I’m very interested in buildings that adapt to changes in climatic conditions according to the seasons, buildings capable of responding to our physical and psychological needs in the the land ethic pdf that clothing does. We don’t turn on the air-conditioning as we walk through the streets in high summer. Instead, we change the character of the clothing by which we are protected.
Layering and changeability: this is the key, the combination that is worked into most of my buildings. This involvement with the building also assists in the care for it. I am concerned about the exploitation of the natural environment in order to modify the internal climate of buildings. Architects must confront the perennial issues of light, heat, and humidity control yet take responsibility for the method and the materials by which, and out of which, a building is made.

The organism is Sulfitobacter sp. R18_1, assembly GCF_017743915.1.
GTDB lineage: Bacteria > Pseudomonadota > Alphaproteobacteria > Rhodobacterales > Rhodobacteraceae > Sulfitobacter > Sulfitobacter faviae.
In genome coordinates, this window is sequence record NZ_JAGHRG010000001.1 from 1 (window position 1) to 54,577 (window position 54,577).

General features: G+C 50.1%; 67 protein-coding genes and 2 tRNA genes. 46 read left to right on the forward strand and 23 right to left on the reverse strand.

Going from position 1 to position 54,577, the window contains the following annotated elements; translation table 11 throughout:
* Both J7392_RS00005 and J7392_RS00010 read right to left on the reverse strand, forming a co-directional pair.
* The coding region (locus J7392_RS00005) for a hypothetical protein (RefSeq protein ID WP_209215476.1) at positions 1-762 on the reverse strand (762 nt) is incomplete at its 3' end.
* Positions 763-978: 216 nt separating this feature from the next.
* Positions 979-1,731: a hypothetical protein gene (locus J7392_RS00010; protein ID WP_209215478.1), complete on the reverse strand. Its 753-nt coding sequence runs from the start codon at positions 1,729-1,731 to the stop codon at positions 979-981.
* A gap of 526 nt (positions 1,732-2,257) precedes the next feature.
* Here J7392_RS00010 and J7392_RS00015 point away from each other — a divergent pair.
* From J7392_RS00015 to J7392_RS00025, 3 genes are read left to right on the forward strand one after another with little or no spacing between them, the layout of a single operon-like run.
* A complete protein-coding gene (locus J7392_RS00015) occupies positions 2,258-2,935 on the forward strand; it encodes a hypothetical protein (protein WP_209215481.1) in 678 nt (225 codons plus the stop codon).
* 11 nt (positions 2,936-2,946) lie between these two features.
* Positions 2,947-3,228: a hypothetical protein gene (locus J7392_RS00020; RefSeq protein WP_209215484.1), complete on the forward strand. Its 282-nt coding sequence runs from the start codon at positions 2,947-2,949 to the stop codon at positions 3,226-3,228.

The considerations, context, and the landscape are some of the factors that are constantly at work in my architecture. Despite its somewhat indifferent distribution, this book had the effect of consolidating the nascent Murcutt myth which was by then already an indicator of the resurgence of Australian architecture. 70s, namely, Jean Prouvé’s Maison Tropicale of 1949. Murcutt’s brief contact with the Greek island vernacular took him back to his roots, to the relatively primitive environment of his childhood in New Guinea, to the nature writings of Thoreau much cherished by his father, and above all, to the realization that a revitalized Australian architecture would have to be grounded not only in its greatly varying climate and landscape, together with its exotic flora and fauna, but also in the repressed Aboriginal culture that was to have such a decisive influence on the evolution of Murcutt’s domestic architecture.